situation at hand. The Pension Protection Act of 2006, for example,
additional Department of Labor guidance on default investments and on
participant benefit statements that will be important to anyone using
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Beyond the Big Firm: Profiles of Lawyers Who Want
By Alan B. Morrison and Diane T. Chin (Riverwoods, IL: Aspen
Publishers, 2007). 300 pgs. $28.95. Order, (800) 950-5259.
Reviewed by Carrie Ziegler
At first glance, Beyond the Big Firm seems best suited for law
students considering their career options after graduation. However,
actually is an inspiring book appropriate for lawyers in any stage of
The book is organized into profiles of lawyers in a variety of
areas and geographical locations, each written by one of Morrison's
The profiles are lengthy, including information on where the lawyer grew
different nonlegal jobs that he or she held, and the path he or she took
law school. The students then describe what each attorney does on a
basis in his or her profession.
Each student's writing style is different, so some profiles are
and more interesting to read than others. The profiles are varied,
areas from public interest jobs to government positions to private
could easily relate to some profiles, while others, such as the profiles
civil rights litigators, provided an insight into an entirely different
Beyond the Big Firm is especially appropriate for young
the profiles chronicle each lawyer's career history. Most of the lawyers
profiled did not obtain their fulfilling positions immediately after law
graduation. The book does a great job of detailing how lawyers came to
their current positions, including advice from mentors that resonated
It was interesting to read about what a typical day is like for
assistant district attorney, an immigration lawyer, and even a human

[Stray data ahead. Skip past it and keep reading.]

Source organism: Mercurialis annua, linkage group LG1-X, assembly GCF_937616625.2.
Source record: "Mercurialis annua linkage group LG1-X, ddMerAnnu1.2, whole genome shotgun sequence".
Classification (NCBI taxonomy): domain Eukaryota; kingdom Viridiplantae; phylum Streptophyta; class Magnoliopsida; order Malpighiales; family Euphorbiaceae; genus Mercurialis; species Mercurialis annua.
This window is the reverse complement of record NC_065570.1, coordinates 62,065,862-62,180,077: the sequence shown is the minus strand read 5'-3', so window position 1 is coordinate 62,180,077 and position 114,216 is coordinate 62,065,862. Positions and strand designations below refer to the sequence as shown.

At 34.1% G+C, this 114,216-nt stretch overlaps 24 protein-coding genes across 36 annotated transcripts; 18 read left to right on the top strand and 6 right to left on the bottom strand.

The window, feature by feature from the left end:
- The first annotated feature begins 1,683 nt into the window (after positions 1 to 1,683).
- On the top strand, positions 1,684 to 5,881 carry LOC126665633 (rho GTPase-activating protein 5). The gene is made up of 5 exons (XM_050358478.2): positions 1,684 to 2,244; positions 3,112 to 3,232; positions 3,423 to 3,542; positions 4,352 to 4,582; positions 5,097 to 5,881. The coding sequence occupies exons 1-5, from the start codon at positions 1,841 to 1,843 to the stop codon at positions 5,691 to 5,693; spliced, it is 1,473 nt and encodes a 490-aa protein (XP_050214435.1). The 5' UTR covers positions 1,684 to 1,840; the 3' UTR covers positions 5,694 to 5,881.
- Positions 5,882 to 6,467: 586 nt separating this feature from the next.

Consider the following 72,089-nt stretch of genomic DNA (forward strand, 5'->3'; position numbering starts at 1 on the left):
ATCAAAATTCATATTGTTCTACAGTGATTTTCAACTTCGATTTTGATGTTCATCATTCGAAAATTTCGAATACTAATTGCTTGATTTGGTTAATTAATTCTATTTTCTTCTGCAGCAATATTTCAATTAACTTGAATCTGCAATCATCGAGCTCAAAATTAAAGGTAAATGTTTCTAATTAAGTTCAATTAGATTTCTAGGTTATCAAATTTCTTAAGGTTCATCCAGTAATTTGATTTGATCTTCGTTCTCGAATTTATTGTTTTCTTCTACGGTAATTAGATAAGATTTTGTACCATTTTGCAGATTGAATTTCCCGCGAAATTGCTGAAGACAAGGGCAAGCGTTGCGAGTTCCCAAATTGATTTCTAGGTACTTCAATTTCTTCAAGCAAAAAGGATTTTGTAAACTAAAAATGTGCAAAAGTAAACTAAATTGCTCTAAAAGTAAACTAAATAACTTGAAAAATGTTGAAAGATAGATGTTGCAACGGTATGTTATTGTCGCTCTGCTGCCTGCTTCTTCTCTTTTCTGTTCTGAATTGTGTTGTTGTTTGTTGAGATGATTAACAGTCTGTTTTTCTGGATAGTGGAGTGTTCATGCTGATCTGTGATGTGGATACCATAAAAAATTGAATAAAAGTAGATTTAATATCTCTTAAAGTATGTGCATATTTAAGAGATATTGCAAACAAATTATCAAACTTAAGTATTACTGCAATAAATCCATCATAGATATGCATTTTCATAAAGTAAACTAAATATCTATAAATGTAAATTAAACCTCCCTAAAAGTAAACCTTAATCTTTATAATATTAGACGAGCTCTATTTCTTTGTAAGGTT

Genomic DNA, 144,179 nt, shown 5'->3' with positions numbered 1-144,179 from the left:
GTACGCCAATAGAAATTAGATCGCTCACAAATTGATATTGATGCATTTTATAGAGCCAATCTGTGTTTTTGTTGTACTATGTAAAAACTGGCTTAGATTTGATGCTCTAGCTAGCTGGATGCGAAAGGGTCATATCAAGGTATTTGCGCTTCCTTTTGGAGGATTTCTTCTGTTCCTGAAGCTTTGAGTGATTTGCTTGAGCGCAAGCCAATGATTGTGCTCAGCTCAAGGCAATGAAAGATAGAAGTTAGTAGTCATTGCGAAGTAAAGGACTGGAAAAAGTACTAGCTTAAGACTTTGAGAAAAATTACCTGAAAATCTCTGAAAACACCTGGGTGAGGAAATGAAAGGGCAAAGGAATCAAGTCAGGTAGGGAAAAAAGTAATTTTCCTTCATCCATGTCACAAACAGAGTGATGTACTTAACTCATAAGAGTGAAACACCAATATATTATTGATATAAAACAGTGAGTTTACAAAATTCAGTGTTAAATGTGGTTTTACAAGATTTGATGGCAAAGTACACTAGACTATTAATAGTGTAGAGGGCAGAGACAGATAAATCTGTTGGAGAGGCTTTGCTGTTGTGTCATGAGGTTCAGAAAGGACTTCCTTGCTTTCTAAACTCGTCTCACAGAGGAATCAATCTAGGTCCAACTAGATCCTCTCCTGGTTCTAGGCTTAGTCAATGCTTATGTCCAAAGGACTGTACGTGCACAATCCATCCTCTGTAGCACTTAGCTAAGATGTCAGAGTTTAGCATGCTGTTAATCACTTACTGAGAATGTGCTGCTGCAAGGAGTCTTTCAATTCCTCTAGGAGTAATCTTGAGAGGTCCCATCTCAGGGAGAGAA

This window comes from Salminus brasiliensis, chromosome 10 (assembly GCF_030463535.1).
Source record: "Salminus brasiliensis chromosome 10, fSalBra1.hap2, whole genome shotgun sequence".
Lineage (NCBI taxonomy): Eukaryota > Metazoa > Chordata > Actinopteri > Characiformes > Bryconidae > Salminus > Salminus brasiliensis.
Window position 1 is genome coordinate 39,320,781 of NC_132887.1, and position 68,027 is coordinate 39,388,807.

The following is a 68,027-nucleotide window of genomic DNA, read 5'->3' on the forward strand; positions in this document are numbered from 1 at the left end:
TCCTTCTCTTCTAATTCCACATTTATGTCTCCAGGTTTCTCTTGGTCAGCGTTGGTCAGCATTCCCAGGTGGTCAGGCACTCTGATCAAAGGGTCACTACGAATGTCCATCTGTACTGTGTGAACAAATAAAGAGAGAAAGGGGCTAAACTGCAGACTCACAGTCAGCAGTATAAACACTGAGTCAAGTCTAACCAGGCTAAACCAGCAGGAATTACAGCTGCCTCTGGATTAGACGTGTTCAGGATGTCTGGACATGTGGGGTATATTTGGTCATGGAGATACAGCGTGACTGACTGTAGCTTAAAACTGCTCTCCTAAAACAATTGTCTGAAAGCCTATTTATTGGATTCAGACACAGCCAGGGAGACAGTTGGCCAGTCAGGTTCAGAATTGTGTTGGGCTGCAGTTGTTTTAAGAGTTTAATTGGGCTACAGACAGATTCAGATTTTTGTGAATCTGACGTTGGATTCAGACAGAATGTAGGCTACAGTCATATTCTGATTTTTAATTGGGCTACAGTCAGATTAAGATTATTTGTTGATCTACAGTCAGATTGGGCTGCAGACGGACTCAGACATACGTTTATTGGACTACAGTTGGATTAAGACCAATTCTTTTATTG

I would recommend this book to any lawyer who wants to better understand
jobs of our colleagues or to read about important work that other
doing around the country.
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Making Aid Work
By Abhijit Vinayak Banerjee (Cambridge, MA: The MIT Press, 2007).
170 pgs. $14.95. Order, (800) 405-1619.
Reviewed by R. Timothy Muth
Foreign aid comes in many shapes and sizes, from direct grants to
technical assistance, from loans to capacity building programs. Which
best, and how can their effectiveness be measured?
In Making Aid Work, Abhijit Vinayak Banerjee, professor
of economics at
MIT, argues that neither governments nor nongovernmental aid
done a good job of evaluating what types of programs work and why.
"lazy thinking" of aid officials, Banerjee asserts, waste and
in aid programs, leaving some people to conclude wrongly that foreign
is a waste of time and resources. Banerjee proposes that foreign aid
strategies should be the subject of controlled randomized trials to
obtain good data
about program effectiveness.
Making Aid Work is structured as an academic debate. The
book opens with
an essay by Banerjee in which he makes his case for randomized trials.
book then includes 11 additional essays from a variety of academic,
and aid experts critiquing Banerjee's proposal. Finally, a rebuttal
by Banerjee addresses points raised by the other contributors. The